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  • Jeff Rodriguez

What Every Passive Investor Should Know About Cap Rates




If you've invested in residential real estate, you're probably familiar with terms like rental income, hard money loan, and Debt-to-Income Ratio, just to name a few.  But when you enter the realm of commercial real estate, you'll notice that other terminology, such as "cap rate," being tossed around as if everyone knows what they imply.


It's okay to not know what a cap rate is or what it's used for. It can be difficult to grasp at first, but not impossible to calculate. As a passive investor, you won't have to perform any of the tedious work to determine cap rates, but it's useful to understand what they are.



What are Cap Rates?



Cap rate is an abbreviation for capitalization rate and is used to describe the projected rate of return on a specific property. Cap rate is used by investors to determine their prospective ROI (Return on Investment) for a specific asset, and is expressed as a percentage.


When someone says a property has a 5% cap rate or that assets in a certain area are trading around a 5-cap, they are referring to the property's return.



How Are Cap Rates Calculated?



A cap rate can be calculated in a variety of ways, so always inquire how it was determined.


Most cap rates are calculated by dividing net operating income by market value. For clarity, here's an example:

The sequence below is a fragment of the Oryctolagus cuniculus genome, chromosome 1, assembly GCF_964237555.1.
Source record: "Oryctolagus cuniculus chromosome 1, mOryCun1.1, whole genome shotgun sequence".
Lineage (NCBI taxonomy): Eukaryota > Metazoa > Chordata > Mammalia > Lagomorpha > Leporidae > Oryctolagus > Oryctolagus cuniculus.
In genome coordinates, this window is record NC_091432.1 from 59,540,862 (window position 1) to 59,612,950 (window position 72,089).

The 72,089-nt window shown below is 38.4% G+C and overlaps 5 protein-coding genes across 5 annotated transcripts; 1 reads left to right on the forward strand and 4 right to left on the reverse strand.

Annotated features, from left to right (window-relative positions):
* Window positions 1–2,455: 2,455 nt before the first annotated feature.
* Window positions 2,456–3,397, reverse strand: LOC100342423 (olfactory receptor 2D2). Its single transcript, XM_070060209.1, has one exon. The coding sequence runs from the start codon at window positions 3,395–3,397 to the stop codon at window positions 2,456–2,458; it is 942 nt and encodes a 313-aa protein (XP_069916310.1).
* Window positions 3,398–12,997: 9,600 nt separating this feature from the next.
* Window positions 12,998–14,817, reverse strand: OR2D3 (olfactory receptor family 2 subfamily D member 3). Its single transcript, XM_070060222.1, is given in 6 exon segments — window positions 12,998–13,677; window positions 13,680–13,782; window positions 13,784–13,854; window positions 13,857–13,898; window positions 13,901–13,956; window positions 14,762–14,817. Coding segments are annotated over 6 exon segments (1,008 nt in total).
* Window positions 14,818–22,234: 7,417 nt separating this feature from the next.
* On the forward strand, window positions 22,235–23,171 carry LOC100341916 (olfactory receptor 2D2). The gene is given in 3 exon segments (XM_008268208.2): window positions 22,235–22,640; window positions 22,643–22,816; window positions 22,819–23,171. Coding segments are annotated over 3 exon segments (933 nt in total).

Let’s say we purchase a property with a current market value of $1 million. And in the past year, the property brought in $100,000 in rental income.

After paying $50,000 in expenses, we end-up with a calculation of $50,000 - the Net Operating Income (NOI). We take the NOI of $50,000 and divide that by the market value of the property.


$50,0000 / $1,000,000 = 5%


NOI/Property Value = Property Cap Rate

This means if we purchased the property for $1 million right now, we could expect to earn $50,000 net income over the course of one year. This, loosely reflects our Return on Investment or ROI.

One way to think of it is that it would take 20 years of returns at $50,000 to recoup your $1 million initial investment.


$50,000 x 20 = $1,000,000

If the property generated $150,000, with the same $50,000 in expenses, the cap rate calculation of $100,000 (NOI) divided by $1 million, would equal 10%. In that case, it would only take 10 years to recoup your initial investment value.


$100,000 / $1,000,000 = 10%


NOI/Property Value = Property Cap Rate

The greater the cap rate, the faster you'll recoup your investment capital and the better the investment. The good news is that you don't have to be an expert in every detail to be a successful passive investor.



How are Cap Rates Used?



Some investors place a high value on cap rates and seek investments with high cap rates.   However, that is merely one data point on an asset, and you must also take into consideration that one type of commercial real estate can be traded at a different cap rate from another type.  Also note that cap rates do not account for other considerations such as loans or the time value of money.